As shown in our preceding work in Bulang communities , , the prevalence and intensity of soil-transmitted helminth infections in villages inhabited by this ethnic minority group can be very high. For example, in the current randomized controlled trial, we found baseline prevalence of T. trichiura, A. lumbricoides, and hookworm at 94.5%, 93.3%, and 61.3%, respectively. Therefore, an intensive de-worming regimen, consisting of triple-dose albendazole , , was employed to allow children a fair chance of developing their physical fitness unaffected by intestinal helminth infections. Re-infection with A. lumbricoides occurred more rapidly than expected and the prevalence of A. lumbricoides reached 80% of the pre-treatment prevalence 4 months after treatment . Despite triple-dose albendazole treatment, a low cure rate of 19.6% was obtained against T. trichiura, corroborating previous conclusions that T. trichiura infection is particularly hard to cure with current anthelmintic drugs , –. Such re-infection dynamics have complicated the evaluation of the potential health benefits of deworming and rendered the grouping of the children according to intervention near-irrelevant as the treated children might not have benefited from a meaningful helminth-free period for substantial catch-up growth. This finding further suggests that in our study area, the current WHO recommendation of single-dose albendazole (400 mg) twice yearly  might be insufficient for controlling soil-transmitted helminthiasis.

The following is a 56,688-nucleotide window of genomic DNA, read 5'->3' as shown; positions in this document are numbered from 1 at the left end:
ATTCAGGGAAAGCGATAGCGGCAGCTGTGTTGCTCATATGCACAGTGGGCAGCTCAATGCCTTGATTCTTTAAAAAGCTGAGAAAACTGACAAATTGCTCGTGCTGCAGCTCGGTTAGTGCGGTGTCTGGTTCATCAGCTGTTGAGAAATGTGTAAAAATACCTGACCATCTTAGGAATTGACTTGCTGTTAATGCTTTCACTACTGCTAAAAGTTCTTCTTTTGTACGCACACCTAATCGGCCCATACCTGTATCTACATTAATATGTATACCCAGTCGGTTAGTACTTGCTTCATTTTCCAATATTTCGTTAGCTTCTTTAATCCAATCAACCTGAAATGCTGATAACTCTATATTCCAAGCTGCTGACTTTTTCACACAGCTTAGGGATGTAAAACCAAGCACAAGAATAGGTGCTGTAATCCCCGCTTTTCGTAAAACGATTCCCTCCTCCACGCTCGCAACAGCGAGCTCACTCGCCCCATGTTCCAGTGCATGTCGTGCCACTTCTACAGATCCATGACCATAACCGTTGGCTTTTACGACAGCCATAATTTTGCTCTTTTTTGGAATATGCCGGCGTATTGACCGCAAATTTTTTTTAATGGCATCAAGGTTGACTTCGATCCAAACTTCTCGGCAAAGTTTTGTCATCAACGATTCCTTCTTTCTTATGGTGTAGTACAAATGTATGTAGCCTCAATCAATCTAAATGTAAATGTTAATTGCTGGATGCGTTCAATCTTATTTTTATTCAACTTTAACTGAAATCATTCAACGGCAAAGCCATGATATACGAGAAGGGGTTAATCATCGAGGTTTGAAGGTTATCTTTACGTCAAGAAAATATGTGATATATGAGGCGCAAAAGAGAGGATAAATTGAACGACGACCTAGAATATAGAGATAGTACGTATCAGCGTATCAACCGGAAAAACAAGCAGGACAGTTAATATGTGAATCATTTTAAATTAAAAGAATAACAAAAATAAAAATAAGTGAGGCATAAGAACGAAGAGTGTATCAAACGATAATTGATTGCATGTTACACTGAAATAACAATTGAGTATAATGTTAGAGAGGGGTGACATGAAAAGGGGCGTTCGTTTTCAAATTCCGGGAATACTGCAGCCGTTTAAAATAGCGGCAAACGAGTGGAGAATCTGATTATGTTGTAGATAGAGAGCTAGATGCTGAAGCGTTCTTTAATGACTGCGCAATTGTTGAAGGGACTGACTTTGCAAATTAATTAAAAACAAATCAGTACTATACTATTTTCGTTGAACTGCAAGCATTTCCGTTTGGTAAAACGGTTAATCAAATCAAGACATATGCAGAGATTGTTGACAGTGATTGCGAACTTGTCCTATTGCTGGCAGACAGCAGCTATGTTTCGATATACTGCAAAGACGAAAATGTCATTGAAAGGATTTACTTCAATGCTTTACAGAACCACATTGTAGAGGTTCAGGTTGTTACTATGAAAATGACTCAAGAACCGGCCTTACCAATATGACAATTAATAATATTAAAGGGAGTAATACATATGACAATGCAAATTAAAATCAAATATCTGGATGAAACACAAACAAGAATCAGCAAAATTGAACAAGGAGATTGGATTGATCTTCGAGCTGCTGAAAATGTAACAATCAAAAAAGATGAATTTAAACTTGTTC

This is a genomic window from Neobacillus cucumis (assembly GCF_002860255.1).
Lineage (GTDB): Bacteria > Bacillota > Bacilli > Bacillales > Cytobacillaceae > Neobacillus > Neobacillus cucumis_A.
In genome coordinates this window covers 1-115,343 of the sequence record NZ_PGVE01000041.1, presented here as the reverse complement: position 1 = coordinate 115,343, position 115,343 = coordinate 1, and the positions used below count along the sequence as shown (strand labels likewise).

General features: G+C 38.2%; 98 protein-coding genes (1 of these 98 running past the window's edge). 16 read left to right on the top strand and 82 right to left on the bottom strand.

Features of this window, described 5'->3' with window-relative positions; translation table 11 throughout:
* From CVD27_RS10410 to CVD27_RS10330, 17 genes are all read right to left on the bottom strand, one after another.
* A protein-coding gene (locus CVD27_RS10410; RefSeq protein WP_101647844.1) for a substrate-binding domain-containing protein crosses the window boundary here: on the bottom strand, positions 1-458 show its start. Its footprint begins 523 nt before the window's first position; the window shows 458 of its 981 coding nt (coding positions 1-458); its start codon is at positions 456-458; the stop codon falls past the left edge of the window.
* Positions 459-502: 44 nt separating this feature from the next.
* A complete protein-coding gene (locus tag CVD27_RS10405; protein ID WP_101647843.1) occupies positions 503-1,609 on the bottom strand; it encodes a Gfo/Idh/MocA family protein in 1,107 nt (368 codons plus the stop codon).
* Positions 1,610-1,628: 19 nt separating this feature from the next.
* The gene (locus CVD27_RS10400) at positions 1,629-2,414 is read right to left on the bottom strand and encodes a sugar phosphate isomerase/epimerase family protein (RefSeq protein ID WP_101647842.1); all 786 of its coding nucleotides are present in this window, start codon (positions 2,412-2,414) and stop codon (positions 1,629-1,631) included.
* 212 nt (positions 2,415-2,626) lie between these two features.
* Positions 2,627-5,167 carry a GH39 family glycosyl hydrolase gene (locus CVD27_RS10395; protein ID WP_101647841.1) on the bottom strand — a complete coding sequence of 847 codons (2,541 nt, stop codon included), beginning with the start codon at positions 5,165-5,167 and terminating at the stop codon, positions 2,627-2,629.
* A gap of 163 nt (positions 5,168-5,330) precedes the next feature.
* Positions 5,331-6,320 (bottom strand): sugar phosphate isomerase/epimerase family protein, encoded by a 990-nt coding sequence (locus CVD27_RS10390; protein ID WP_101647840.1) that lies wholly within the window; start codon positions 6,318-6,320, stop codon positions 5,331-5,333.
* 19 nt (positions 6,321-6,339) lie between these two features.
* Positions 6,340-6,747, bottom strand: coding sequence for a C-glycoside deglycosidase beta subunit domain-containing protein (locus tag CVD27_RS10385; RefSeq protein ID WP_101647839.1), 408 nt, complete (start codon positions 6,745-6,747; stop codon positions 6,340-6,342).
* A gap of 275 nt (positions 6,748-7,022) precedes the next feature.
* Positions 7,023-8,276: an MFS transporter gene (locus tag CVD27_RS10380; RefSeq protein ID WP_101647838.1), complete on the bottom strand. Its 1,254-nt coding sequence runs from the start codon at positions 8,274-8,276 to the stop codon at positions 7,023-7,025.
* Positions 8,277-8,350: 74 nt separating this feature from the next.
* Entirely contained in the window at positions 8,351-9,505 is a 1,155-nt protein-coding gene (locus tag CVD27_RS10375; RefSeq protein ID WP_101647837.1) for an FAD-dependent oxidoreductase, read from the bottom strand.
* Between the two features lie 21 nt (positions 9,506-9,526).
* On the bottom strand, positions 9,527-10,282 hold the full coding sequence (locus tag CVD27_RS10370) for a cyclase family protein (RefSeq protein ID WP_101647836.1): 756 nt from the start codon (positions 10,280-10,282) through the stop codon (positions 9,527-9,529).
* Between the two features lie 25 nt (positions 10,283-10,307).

In a recently published trial conducted in India , where 1 million preschool-aged children, 1 to 6 years old at baseline, were treated with albendazole every 6 months for 5 years, no statistically significant difference in anthropometric measurements was detected between the albendazole and control groups. In our study, even though a trend toward higher values was observed for the treated cohort, no statistically significant difference in most primary and secondary outcomes between the albendazole and placebo groups was detected during the 6-month follow-up period. However, we did find one statistically significant, and biologically important, difference in the VO2 max estimate at 1-month follow-up between the albendazole and placebo groups despite the relatively small sample size. It is interesting to note the variation in hemoglobin levels for both groups throughout the follow-up period and this could probably be due to seasonal dietary changes or the presence of other infections. In addition, we observed a general learning effect with the physical fitness and strength tests, especially the 20-m shuttle run test, amongst the children, but this was mitigated in the analysis by having a control group.